Ascomycota are commonly know as sac fungi, cup fungi, earth tongues, cramp balls, dung buttons, truffles or moulds.
Most common moulds belonging to the Hyphomycetes are ascomycetes. They may be saprobes, parasites (especially of plants), or lichen forming, mostly terrestrial; cosmopolitan (50 orders, 275 families, 3328 genera, 32,325 spp). Ascomycetes are characterized by septate hyphae with simple pores. Asexual reproduction by conidia. Sexual reproduction by ascospores, typically eight, in an ascus. Asci are often housed in a fruiting body or ascocarp e.g. cleistothecia or perithecia.
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Ascomycetes are characterised by having septate hyphae with simple septal pores showing characteristic Woronin bodies which can plug the pore in the event of injury to the hyphal segment. Asci are often housed in a fruiting body or ascocarp. The above photos show a perithecium (an ostiolate ascocarp) of Gelasinospora. Note the apical ostiole and ascospore discharge through the apical ostiole of a perithecium. Asci typically hold 8 ascospores and which may be single or multi celled.
Aphanoascus fulvescens is a soil-borne keratinolytic ascomycete that occasionally causes dermatomycosis in humans and animals. It has a worldwide distribution and is more commonly found in keratin enriched soils from the degradation of animal hair and skin.
Colonies are moderately fast growing, white to tan with the production of numerous spherical, pseudoparenchymatous, buff to light brown cleistothecia (non-ostiolate ascocarps). Asci are subspherical to ellipsoidal and eight-spored. Ascospores light brown, yellowish to pale brown in mass, irregularly reticulate, lens-shaped, 3.5-4.7 x 2.5-3.5 µm. Aphanoascus fulvescens has a Chrysosporium anamorph showing typical pyriform to clavate-shaped conidia with truncated bases, 15-17.5 x 3.7-6 µm, which are formed either intercalary, laterally or terminally.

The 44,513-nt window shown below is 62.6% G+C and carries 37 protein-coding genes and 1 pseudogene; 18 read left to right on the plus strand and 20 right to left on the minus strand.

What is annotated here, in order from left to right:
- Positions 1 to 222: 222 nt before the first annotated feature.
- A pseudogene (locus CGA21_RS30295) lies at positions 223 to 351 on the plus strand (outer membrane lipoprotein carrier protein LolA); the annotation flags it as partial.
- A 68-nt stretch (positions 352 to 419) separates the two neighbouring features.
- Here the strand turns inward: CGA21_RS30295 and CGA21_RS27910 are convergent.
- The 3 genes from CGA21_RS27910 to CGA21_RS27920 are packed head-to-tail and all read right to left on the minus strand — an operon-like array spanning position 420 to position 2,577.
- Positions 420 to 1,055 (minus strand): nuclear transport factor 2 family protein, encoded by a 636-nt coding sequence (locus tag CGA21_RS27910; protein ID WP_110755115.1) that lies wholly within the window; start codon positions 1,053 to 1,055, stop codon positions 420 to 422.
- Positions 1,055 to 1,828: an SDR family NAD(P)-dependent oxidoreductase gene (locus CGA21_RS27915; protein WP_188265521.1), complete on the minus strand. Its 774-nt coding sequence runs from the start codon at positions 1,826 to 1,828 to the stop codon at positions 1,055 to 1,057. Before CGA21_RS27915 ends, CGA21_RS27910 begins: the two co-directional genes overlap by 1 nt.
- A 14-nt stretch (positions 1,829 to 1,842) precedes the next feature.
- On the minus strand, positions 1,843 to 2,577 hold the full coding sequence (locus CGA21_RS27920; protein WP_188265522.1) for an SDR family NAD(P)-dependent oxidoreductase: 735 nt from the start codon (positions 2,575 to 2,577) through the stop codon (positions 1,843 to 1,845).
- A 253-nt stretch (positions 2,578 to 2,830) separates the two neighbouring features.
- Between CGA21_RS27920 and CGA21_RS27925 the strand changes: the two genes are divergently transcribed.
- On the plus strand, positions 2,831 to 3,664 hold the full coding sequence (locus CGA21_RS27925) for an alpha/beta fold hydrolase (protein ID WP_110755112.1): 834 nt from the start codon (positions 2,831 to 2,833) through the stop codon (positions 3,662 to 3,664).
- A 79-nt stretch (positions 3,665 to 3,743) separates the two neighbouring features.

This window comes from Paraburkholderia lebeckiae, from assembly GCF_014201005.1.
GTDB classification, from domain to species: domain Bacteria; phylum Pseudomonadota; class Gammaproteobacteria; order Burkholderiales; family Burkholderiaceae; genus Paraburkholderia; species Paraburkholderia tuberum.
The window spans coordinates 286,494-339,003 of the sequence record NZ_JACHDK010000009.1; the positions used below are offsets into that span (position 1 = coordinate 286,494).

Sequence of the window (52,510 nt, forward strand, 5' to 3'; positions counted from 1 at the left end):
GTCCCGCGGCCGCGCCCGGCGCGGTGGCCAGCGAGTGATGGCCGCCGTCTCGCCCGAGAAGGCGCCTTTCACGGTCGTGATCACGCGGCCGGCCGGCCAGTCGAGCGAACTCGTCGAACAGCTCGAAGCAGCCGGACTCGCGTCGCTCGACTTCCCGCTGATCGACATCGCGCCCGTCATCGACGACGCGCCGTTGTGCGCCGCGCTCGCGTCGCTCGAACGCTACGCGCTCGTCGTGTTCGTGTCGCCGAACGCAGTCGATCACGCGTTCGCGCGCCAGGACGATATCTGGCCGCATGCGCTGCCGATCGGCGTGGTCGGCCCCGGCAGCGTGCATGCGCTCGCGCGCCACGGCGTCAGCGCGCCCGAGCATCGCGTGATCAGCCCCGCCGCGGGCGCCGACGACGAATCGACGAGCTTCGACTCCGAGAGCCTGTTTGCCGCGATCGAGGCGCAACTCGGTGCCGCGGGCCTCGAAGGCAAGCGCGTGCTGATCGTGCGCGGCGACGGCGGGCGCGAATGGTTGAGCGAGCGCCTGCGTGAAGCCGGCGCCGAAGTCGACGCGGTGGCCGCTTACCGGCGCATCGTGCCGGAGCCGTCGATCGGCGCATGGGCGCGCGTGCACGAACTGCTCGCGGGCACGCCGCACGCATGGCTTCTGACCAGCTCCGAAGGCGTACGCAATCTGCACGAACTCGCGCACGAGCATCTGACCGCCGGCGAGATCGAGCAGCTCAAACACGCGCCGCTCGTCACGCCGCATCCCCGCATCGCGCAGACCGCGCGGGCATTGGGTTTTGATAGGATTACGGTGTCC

ITS sequencing will differentiate most species. The calmodulin gene may also be useful (Cano et al. 2002, Halliday et al. 2015).
Keratinolytic, cleistothecia, and a Chrysosporium anamorph.
Domsch et al. (2007), McGinnis (1980), de Hoog et al. (2000, 2015), Cano and Guarro (1990), Cano et al.(2002).
The genus Chaetomium contains between 160 and 180 species. All are saprophytic being isolated from soil, straw, dung and plant debris. Several species are thermophilic and can grow at temperatures above 37C. Chaetomium species are important agents for the decomposition of cellulose waste and plant materials, and are only rarely isolated in medical mycology laboratories.
Lee and Hanlin (1999) established the phylogenetic relationships of Chaetomium based on ribosomal DNA sequences. ITS sequencing may be useful for identification of some clinical species.
Ascomycete producing darkly-pigmented ostiolate perithecia beset with long dark terminal setae.
Ames (1963), Seth (1970), Millner (1975), Domsch et al. (2007), Ellis and Keane (1981), Ellis (1981), von Arx (1986), de Hoog et al. (2000, 2015).
Antifungal susceptibility: Chaetomium species (Australian national data); MIC µg/mL. Antifungal No ≤0.016 0.03 0.06 0.125 0.25 0.5 1 2 4 ≥8 AMB 6 5 1 ISAV 1 1 VORI 6 1 2 2 1 POSA 6 1 3 1 1 ITRA 6 1 4 1